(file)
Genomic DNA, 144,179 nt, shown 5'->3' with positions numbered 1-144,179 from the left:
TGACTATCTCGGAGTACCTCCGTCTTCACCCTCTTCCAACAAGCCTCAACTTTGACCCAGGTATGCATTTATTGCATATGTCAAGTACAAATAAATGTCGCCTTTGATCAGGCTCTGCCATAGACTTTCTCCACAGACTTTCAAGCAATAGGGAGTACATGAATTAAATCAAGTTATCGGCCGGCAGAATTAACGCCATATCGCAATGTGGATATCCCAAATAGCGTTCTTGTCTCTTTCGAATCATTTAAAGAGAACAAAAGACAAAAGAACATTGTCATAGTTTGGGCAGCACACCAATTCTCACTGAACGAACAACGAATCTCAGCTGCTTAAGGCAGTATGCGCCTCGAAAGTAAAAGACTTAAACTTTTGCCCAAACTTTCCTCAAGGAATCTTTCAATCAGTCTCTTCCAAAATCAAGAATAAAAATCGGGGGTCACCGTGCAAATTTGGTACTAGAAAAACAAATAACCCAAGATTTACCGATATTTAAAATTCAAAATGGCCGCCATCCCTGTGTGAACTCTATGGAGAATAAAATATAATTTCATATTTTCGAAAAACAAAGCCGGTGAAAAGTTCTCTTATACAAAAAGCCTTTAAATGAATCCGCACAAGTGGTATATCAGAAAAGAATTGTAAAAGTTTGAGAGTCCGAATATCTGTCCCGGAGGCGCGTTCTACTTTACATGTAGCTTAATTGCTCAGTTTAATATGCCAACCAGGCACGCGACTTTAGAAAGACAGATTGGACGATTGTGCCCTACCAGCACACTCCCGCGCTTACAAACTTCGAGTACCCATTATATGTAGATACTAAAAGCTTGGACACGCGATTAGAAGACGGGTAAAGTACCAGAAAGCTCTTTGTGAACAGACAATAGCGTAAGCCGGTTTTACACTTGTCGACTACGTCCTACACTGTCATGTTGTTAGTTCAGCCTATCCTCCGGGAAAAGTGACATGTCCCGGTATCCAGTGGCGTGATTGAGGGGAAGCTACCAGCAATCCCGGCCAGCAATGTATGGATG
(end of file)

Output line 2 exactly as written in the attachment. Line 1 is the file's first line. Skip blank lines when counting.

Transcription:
TGACTATCTCGGAGTACCTCCGTCTTCACCCTCTTCCAACAAGCCTCAACTTTGACCCAGGTATGCATTTATTGCATATGTCAAGTACAAATAAATGTCGCCTTTGATCAGGCTCTGCCATAGACTTTCTCCACAGACTTTCAAGCAATAGGGAGTACATGAATTAAATCAAGTTATCGGCCGGCAGAATTAACGCCATATCGCAATGTGGATATCCCAAATAGCGTTCTTGTCTCTTTCGAATCATTTAAAGAGAACAAAAGACAAAAGAACATTGTCATAGTTTGGGCAGCACACCAATTCTCACTGAACGAACAACGAATCTCAGCTGCTTAAGGCAGTATGCGCCTCGAAAGTAAAAGACTTAAACTTTTGCCCAAACTTTCCTCAAGGAATCTTTCAATCAGTCTCTTCCAAAATCAAGAATAAAAATCGGGGGTCACCGTGCAAATTTGGTACTAGAAAAACAAATAACCCAAGATTTACCGATATTTAAAATTCAAAATGGCCGCCATCCCTGTGTGAACTCTATGGAGAATAAAATATAATTTCATATTTTCGAAAAACAAAGCCGGTGAAAAGTTCTCTTATACAAAAAGCCTTTAAATGAATCCGCACAAGTGGTATATCAGAAAAGAATTGTAAAAGTTTGAGAGTCCGAATATCTGTCCCGGAGGCGCGTTCTACTTTACATGTAGCTTAATTGCTCAGTTTAATATGCCAACCAGGCACGCGACTTTAGAAAGACAGATTGGACGATTGTGCCCTACCAGCACACTCCCGCGCTTACAAACTTCGAGTACCCATTATATGTAGATACTAAAAGCTTGGACACGCGATTAGAAGACGGGTAAAGTACCAGAAAGCTCTTTGTGAACAGACAATAGCGTAAGCCGGTTTTACACTTGTCGACTACGTCCTACACTGTCATGTTGTTAGTTCAGCCTATCCTCCGGGAAAAGTGACATGTCCCGGTATCCAGTGGCGTGATTGAGGGGAAGCTACCAGCAATCCCGGCCAGCAATGTATGGATG